The European Centre for Disease Prevention and Control (ECDC) says on its website that "there is no evidence of transmission (of) Zika virus in Europe to date and imported cases are rare."


Friday, January 22, 2016

Societies release recommendations for diagnosing chest pain in the emergency department

New recommendations from the American College of Cardiology and American College of Radiology have established appropriate use of diagnostic imaging for patients with chest pain, one of the most common reasons for emergency department visits.

22 jan 2016--The document addresses 20 fundamental clinical scenarios for emergency imaging for chest pain and assesses when imaging is useful in each case, and if so, what information is provided by the specified imaging procedure. The clinical scenarios are broken down into leading critical diagnoses: acute coronary syndrome, pulmonary embolism and acute aortic syndrome. There is a fourth category, triple rule out computerized tomography (CT), for the minority of patients for whom a leading diagnosis is not possible.
Using the well-established modified Rand methodology, an expert panel rated each of the diagnostic procedures for the 20 clinical scenarios on a scale from 1 to 9. Each procedure has a corresponding rating of "rarely appropriate," "may be appropriate" or "appropriate."
"This document captures a wide scope of those patients who come to the emergency department with chest pain, although there will always be patients who present unique situations and no document can be a substitute for clinical judgment," said Frank J. Rybicki, MD, PhD, professor and chair of the department of radiology at the University of Ottawa, head of medical imaging at The Ottawa Hospital and co-chair of the writing committee.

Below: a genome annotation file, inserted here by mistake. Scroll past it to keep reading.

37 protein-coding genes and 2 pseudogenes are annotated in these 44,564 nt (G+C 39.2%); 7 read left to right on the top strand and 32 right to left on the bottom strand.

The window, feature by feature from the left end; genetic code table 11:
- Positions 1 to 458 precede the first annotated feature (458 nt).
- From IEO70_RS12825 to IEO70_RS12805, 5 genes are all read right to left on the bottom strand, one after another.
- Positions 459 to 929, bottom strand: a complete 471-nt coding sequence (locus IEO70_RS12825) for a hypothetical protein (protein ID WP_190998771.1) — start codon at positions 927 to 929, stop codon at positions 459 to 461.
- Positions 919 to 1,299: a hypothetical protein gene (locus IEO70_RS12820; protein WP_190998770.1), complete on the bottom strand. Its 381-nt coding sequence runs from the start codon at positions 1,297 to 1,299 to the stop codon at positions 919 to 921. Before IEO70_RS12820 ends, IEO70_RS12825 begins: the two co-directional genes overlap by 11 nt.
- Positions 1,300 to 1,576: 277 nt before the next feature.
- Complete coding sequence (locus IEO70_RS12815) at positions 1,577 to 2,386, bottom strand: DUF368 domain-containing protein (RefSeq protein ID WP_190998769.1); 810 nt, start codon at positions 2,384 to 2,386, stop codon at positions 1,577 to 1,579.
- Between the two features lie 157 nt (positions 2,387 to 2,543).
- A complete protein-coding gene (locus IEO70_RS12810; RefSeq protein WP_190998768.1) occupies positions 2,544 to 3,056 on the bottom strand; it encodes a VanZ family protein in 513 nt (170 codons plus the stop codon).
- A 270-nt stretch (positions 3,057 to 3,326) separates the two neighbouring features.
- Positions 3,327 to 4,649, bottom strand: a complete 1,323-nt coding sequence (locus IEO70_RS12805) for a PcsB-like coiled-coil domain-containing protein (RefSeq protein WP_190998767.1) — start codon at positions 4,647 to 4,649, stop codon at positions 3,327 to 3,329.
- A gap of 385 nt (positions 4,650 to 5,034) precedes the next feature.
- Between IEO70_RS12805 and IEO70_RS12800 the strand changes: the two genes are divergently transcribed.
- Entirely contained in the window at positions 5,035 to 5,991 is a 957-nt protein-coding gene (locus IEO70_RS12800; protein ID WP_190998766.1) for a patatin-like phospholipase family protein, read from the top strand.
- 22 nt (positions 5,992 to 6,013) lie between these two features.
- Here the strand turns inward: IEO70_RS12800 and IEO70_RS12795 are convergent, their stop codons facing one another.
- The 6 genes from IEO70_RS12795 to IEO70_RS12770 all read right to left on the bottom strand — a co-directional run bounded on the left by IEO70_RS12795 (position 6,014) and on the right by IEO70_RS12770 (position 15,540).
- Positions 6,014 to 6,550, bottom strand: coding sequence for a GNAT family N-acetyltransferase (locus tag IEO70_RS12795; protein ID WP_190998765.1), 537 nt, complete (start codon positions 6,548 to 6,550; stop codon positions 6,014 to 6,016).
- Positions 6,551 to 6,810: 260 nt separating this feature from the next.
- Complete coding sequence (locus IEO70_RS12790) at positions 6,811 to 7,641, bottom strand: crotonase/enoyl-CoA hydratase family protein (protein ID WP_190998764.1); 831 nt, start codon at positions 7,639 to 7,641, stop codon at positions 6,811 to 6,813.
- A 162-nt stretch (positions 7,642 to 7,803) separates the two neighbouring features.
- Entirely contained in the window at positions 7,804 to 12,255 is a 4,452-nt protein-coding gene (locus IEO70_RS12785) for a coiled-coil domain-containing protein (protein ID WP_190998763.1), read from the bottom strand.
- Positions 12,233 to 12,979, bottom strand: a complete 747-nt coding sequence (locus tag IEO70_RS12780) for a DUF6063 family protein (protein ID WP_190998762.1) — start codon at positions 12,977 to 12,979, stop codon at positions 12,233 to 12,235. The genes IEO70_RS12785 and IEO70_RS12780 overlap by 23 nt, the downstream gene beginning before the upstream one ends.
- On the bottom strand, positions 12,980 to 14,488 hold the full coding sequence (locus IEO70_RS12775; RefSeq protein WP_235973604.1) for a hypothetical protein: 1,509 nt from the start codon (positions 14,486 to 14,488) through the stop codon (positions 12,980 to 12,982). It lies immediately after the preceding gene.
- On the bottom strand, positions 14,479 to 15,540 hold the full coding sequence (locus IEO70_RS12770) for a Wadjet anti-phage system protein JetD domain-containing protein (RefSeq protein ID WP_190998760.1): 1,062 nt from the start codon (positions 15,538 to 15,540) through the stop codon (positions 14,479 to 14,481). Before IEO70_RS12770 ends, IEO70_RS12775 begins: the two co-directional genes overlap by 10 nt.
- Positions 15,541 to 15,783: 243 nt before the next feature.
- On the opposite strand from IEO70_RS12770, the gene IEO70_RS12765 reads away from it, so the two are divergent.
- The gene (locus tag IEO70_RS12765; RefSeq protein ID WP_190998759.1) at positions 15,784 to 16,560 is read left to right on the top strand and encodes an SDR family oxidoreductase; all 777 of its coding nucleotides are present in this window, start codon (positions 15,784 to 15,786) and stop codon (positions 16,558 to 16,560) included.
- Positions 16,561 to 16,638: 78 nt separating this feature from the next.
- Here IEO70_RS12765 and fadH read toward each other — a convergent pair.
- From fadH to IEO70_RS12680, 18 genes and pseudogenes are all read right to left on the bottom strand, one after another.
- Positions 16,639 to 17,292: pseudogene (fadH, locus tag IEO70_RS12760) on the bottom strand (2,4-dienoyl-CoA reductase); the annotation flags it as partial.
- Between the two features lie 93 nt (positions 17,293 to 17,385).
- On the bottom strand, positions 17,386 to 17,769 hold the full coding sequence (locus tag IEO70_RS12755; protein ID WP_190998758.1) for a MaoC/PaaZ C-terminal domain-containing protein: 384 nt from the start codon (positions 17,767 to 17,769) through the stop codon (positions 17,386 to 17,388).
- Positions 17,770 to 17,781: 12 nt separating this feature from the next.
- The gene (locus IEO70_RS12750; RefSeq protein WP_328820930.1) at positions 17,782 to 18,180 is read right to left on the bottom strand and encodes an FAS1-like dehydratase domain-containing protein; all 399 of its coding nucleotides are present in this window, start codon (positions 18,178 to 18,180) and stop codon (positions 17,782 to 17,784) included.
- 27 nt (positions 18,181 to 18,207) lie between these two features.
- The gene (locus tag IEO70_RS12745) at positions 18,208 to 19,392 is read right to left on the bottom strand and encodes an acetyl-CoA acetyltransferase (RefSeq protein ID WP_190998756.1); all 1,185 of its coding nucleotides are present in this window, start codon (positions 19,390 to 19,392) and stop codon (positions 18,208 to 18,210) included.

The authors explain that the concept of appropriateness assesses the risks and benefits of a treatment, test or procedure and that these criteria provide imaging guidance to inform the clinician's judgment.

Provided by American College of Cardiology

Wednesday, January 20, 2016

Early weight loss in Parkinson's disease patients may signify more serious form of disease

Parkinson's disease
Immunohistochemistry for alpha-synuclein showing positive staining (brown) of an intraneural Lewy-body in the Substantia nigra in Parkinson's disease. Credit: Wikipedia
A study led by a Massachusetts General Hospital (MGH) investigator finds evidence of an association between weight loss in patients with early Parkinson disease and more rapid disease progression. While weight loss is common in Parkinson's patients, results of the study - which is being released online prior to publication in the March issue of JAMA Neurology - could suggest that weight loss early in the course of the disease signifies a more serious form of the neurodegenerative disorder.